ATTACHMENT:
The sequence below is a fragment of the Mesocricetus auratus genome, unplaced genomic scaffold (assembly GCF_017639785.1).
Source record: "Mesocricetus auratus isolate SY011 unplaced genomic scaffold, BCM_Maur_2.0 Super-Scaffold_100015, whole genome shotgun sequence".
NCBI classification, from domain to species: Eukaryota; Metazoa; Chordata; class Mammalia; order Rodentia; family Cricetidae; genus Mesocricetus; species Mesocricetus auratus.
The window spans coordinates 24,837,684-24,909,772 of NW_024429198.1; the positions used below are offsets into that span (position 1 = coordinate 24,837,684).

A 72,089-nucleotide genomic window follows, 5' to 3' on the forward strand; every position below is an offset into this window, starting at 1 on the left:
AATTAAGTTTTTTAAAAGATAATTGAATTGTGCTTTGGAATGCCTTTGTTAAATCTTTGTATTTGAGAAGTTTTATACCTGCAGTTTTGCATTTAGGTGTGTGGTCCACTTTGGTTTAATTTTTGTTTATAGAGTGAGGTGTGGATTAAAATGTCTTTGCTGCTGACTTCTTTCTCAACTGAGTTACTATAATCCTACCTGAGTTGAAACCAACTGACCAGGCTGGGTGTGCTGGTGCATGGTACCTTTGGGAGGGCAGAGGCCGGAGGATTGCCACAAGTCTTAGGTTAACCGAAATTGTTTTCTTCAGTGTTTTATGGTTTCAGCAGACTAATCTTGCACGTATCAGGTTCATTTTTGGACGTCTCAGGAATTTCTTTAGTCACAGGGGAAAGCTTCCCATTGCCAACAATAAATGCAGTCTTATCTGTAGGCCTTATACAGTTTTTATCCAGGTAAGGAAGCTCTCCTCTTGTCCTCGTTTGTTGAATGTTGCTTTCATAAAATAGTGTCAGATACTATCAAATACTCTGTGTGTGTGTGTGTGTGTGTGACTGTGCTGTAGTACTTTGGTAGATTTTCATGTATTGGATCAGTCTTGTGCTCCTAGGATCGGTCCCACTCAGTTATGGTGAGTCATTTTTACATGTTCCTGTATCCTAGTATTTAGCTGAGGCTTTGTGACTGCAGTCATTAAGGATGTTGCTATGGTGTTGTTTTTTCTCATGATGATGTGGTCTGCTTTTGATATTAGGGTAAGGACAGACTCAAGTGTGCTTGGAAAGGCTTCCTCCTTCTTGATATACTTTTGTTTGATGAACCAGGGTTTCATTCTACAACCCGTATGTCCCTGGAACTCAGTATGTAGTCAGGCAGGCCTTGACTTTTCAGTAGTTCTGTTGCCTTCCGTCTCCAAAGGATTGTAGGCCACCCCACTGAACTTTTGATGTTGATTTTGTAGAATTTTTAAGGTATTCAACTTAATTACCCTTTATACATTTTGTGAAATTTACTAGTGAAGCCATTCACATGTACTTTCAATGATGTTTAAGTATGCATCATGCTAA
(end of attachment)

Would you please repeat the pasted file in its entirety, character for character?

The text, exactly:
The sequence below is a fragment of the Mesocricetus auratus genome, unplaced genomic scaffold (assembly GCF_017639785.1).
Source record: "Mesocricetus auratus isolate SY011 unplaced genomic scaffold, BCM_Maur_2.0 Super-Scaffold_100015, whole genome shotgun sequence".
NCBI classification, from domain to species: Eukaryota; Metazoa; Chordata; class Mammalia; order Rodentia; family Cricetidae; genus Mesocricetus; species Mesocricetus auratus.
The window spans coordinates 24,837,684-24,909,772 of NW_024429198.1; the positions used below are offsets into that span (position 1 = coordinate 24,837,684).

A 72,089-nucleotide genomic window follows, 5' to 3' on the forward strand; every position below is an offset into this window, starting at 1 on the left:
AATTAAGTTTTTTAAAAGATAATTGAATTGTGCTTTGGAATGCCTTTGTTAAATCTTTGTATTTGAGAAGTTTTATACCTGCAGTTTTGCATTTAGGTGTGTGGTCCACTTTGGTTTAATTTTTGTTTATAGAGTGAGGTGTGGATTAAAATGTCTTTGCTGCTGACTTCTTTCTCAACTGAGTTACTATAATCCTACCTGAGTTGAAACCAACTGACCAGGCTGGGTGTGCTGGTGCATGGTACCTTTGGGAGGGCAGAGGCCGGAGGATTGCCACAAGTCTTAGGTTAACCGAAATTGTTTTCTTCAGTGTTTTATGGTTTCAGCAGACTAATCTTGCACGTATCAGGTTCATTTTTGGACGTCTCAGGAATTTCTTTAGTCACAGGGGAAAGCTTCCCATTGCCAACAATAAATGCAGTCTTATCTGTAGGCCTTATACAGTTTTTATCCAGGTAAGGAAGCTCTCCTCTTGTCCTCGTTTGTTGAATGTTGCTTTCATAAAATAGTGTCAGATACTATCAAATACTCTGTGTGTGTGTGTGTGTGTGTGACTGTGCTGTAGTACTTTGGTAGATTTTCATGTATTGGATCAGTCTTGTGCTCCTAGGATCGGTCCCACTCAGTTATGGTGAGTCATTTTTACATGTTCCTGTATCCTAGTATTTAGCTGAGGCTTTGTGACTGCAGTCATTAAGGATGTTGCTATGGTGTTGTTTTTTCTCATGATGATGTGGTCTGCTTTTGATATTAGGGTAAGGACAGACTCAAGTGTGCTTGGAAAGGCTTCCTCCTTCTTGATATACTTTTGTTTGATGAACCAGGGTTTCATTCTACAACCCGTATGTCCCTGGAACTCAGTATGTAGTCAGGCAGGCCTTGACTTTTCAGTAGTTCTGTTGCCTTCCGTCTCCAAAGGATTGTAGGCCACCCCACTGAACTTTTGATGTTGATTTTGTAGAATTTTTAAGGTATTCAACTTAATTACCCTTTATACATTTTGTGAAATTTACTAGTGAAGCCATTCACATGTACTTTCAATGATGTTTAAGTATGCATCATGCTAA